Edna St. Vincent Millay
Edna St. Vincent Millay was an American lyrical poet, playwright and feminist. She received the Pulitzer Prize for Poetry, and was known for her activism and her many love affairs. She used the pseudonym Nancy Boyd for her prose work.
Millay was born in Rockland, Maine to Cora Lounella, a nurse, and Henry Tollman Millay, a schoolteacher who would later become superintendent of schools. Her middle name derives from St. Vincent's Hospital in New York, where her uncle's life had been saved just before her birth. The family's house was "between the mountains and the sea where baskets of apples and drying herbs on the porch mingled their scents with those of... more »
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Edna St. Vincent Millay Poems
What Lips My Lips Have Kissed, And Where...
What lips my lips have kissed, and where, and why, I have forgotten, and what arms have lain Under my head till morning; but the rain Is full of ghosts tonight, that tap and sigh
Love Is Not All
Love is not all: it is not meat nor drink Nor slumber nor a roof against the rain; Nor yet a floating spar to men that sink And rise and sink and rise and sink again;
I shall die, but that is all that I shall do for Death. I hear him leading his horse out of the stall; I hear the clatter on the barn-floor.
Afternoon on a Hill
I will be the gladdest thing Under the sun! I will touch a hundred flowers And not pick one.
The Spring And The Fall
In the spring of the year, in the spring of the year, I walked the road beside my dear. The trees were black where the bark was wet. I see them yet, in the spring of the year.
Dirge Without Music
I am not resigned to the shutting away of loving hearts in the hard ground. So it is, and so it will be, for so it has been, time out of mind: Into the darkness they go, the wise and the lovely. Crowned With lilies and with laurel they go; but I am not resigned.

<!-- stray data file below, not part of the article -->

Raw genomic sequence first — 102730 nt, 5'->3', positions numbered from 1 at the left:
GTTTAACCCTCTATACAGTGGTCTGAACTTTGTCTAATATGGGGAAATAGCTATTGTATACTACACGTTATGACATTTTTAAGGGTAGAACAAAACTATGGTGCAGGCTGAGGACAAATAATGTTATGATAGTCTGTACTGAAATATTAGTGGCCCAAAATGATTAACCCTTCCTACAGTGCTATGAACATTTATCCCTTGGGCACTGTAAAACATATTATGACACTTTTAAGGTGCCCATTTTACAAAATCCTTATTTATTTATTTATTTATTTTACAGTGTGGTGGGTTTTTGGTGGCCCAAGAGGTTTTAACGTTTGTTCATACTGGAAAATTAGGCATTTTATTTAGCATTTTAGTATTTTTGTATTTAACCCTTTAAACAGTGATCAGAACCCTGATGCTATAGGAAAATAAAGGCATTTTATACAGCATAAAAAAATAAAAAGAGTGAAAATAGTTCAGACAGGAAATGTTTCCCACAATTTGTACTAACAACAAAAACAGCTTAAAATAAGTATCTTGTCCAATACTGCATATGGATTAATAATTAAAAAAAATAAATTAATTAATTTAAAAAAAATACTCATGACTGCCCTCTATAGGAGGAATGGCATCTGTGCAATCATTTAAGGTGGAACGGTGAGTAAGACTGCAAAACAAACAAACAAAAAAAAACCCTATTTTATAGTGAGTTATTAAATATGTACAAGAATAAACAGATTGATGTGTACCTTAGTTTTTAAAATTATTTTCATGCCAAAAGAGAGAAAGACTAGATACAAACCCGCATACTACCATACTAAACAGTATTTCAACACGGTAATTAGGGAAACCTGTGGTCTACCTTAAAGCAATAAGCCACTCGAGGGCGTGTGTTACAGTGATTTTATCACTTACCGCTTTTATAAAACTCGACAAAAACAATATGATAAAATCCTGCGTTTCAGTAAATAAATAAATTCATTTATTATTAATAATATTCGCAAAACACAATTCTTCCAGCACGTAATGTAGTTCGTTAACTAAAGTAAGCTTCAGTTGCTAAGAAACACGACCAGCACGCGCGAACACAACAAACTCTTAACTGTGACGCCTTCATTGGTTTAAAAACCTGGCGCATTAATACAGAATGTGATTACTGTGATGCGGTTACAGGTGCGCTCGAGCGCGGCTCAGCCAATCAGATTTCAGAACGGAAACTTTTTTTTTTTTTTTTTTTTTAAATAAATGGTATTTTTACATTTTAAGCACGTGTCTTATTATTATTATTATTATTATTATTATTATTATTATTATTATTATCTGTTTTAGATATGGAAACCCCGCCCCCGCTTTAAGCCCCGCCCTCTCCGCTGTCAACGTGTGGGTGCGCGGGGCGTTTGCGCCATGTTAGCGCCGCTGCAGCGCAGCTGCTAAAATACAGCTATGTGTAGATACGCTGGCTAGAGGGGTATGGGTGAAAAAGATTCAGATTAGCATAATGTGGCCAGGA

A Visit To The Asylum
Once from a big, big building, When I was small, small, The queer folk in the windows Would smile at me and call.
The trees along this city street, Save for the traffic and the trains, Would make a sound as thin and sweet As trees in country lanes.
This door you might not open, and you did; So enter now, and see for what slight thing You are betrayed... Here is no treasure hid, No cauldron, no clear crystal mirroring
And you as well must die, belovèd dust
And you as well must die, belovèd dust, And all your beauty stand you in no stead; This flawless, vital hand, this perfect head, This body of flame and steel, before the gust
And do you think that love itself
And do you think that love itself, Living in such an ugly house, Can prosper long? We meet and part;
Apostrophe To Man
(On reflecting that the world is ready to go to war again) Detestable race, continue to expunge yourself, die out.
An Ancient Gesture
I thought, as I wiped my eyes on the corner of my apron: Penelope did this too. And more than once: you can't keep weaving all day And undoing it all through the night;
Ashes Of Life
Love has gone and left me and the days are all alike; Eat I must, and sleep I will,—and would that night were here! But ah!—to lie awake and hear the slow hours strike!
(4 April 1928 - 28 May 2014)
(March 26, 1874 – January 29, 1963)
(26 April 1564 - 23 April 1616)
(10 December 1830 – 15 May 1886)
(12 July 1904 – 23 September 1973)
(1 February 1902 – 22 May 1967)
Edgar Allan Poe
(19 January 1809 - 7 October 1849)
(31 May 1819 - 26 March 1892)
(31 October 1795 – 23 February 1821)
What Lips My Lips Have Kissed, And Where, And Why (Sonnet XLIII)
What lips my lips have kissed, and where, and why,
I have forgotten, and what arms have lain
Under my head till morning; but the rain
Is full of ghosts tonight, that tap and sigh
Upon the glass and listen for reply,
And in my heart there stirs a quiet pain
For unremembered lads that not again
Will turn to me at midnight with a cry.
Thus in winter stands the lonely tree,
Nor knows what birds have vanished one by one,
Yet knows its boughs more silent than before:
I cannot say what loves have come and gone,
I only know that summer sang in me